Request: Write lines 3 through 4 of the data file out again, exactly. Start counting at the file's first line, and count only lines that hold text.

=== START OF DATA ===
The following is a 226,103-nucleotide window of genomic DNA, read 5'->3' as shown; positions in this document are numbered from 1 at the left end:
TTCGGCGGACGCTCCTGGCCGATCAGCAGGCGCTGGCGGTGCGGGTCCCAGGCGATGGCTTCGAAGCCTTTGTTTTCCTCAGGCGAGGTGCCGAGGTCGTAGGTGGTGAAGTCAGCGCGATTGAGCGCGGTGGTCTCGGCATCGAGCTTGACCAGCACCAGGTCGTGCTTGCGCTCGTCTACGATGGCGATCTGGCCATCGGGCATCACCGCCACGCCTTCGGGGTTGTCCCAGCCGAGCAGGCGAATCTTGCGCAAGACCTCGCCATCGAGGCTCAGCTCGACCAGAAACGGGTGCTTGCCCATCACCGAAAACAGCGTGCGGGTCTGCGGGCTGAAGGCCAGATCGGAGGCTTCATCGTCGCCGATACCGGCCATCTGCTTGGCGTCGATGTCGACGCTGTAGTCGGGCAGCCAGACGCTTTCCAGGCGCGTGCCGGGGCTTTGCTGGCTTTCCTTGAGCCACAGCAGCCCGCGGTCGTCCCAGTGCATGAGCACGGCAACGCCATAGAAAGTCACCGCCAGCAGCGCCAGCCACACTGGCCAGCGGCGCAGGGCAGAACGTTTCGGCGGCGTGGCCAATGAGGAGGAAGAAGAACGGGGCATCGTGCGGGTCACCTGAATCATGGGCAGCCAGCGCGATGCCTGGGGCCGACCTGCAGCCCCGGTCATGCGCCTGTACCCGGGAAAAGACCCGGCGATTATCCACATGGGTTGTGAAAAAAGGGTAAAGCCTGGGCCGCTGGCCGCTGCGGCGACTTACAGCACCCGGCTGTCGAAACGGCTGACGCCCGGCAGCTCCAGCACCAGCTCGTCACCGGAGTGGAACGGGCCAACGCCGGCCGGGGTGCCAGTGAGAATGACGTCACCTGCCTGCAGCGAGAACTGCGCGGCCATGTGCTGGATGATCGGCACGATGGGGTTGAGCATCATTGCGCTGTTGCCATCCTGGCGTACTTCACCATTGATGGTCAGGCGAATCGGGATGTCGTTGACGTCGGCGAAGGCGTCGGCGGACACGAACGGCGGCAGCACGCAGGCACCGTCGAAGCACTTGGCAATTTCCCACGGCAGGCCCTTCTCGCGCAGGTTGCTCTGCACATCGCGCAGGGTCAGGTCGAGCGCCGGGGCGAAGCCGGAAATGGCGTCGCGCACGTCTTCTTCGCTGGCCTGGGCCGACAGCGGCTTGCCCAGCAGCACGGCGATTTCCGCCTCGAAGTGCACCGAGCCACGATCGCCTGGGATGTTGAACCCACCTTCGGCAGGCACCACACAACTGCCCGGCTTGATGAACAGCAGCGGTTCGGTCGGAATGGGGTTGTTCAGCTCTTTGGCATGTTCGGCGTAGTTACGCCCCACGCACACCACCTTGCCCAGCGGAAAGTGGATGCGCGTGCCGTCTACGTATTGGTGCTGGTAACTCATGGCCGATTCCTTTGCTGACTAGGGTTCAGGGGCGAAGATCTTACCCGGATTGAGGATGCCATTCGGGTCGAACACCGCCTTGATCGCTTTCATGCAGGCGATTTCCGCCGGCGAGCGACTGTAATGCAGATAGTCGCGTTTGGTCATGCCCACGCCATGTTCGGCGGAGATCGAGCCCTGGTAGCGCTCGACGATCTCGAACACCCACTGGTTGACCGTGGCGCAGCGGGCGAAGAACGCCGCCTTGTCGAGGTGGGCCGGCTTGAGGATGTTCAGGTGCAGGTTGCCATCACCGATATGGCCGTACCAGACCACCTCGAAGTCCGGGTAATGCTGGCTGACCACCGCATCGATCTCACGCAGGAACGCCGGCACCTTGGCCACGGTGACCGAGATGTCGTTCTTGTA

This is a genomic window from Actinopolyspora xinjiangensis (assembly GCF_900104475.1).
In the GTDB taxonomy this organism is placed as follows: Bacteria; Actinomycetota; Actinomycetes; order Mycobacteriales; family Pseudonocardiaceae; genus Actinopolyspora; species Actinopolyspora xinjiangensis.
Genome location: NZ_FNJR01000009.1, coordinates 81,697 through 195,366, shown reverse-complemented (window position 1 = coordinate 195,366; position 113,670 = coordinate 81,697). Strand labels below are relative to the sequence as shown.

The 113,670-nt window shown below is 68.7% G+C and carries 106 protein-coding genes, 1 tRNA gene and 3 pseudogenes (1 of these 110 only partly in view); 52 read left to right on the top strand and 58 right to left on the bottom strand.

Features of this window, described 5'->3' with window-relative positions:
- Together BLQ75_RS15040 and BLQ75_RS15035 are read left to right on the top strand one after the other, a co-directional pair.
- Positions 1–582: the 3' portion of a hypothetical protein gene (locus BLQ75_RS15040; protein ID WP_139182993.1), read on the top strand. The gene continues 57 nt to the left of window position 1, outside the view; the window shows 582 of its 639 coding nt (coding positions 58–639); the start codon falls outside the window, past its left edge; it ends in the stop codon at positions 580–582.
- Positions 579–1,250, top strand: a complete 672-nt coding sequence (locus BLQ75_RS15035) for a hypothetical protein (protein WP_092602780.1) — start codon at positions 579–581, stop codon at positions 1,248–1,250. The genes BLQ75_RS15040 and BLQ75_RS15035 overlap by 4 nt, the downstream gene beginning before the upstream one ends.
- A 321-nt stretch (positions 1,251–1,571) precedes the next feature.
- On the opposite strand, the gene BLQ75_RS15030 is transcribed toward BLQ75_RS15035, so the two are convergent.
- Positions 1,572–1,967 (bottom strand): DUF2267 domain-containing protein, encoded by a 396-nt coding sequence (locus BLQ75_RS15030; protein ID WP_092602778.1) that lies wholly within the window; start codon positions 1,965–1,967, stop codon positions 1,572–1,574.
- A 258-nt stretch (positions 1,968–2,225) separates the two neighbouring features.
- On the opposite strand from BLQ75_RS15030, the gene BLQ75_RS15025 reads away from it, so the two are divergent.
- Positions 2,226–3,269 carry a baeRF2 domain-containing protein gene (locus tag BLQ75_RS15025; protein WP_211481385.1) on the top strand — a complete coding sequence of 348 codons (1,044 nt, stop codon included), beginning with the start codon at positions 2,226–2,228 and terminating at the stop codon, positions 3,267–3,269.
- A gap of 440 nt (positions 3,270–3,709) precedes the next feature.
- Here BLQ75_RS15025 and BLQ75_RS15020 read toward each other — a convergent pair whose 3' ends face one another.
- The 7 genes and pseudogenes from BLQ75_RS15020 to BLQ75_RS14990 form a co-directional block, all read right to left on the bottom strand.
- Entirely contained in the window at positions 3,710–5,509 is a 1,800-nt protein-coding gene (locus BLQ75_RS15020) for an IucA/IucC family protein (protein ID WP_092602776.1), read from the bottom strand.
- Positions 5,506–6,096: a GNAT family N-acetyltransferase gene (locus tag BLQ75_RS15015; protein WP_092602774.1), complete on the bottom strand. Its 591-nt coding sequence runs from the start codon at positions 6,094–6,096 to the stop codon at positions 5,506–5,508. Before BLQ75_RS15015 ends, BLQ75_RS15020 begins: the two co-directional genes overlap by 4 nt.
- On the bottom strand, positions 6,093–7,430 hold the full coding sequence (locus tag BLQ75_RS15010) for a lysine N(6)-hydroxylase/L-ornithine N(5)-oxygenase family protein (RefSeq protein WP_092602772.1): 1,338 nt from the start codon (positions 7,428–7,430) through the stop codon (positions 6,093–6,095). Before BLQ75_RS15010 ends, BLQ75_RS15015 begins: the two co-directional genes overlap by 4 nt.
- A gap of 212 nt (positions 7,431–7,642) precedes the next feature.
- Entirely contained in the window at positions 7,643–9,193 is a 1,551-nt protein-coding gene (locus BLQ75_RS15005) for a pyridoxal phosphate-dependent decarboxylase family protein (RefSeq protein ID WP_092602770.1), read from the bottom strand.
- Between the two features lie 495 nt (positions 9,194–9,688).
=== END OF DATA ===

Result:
This is a genomic window from Actinopolyspora xinjiangensis (assembly GCF_900104475.1).
In the GTDB taxonomy this organism is placed as follows: Bacteria; Actinomycetota; Actinomycetes; order Mycobacteriales; family Pseudonocardiaceae; genus Actinopolyspora; species Actinopolyspora xinjiangensis.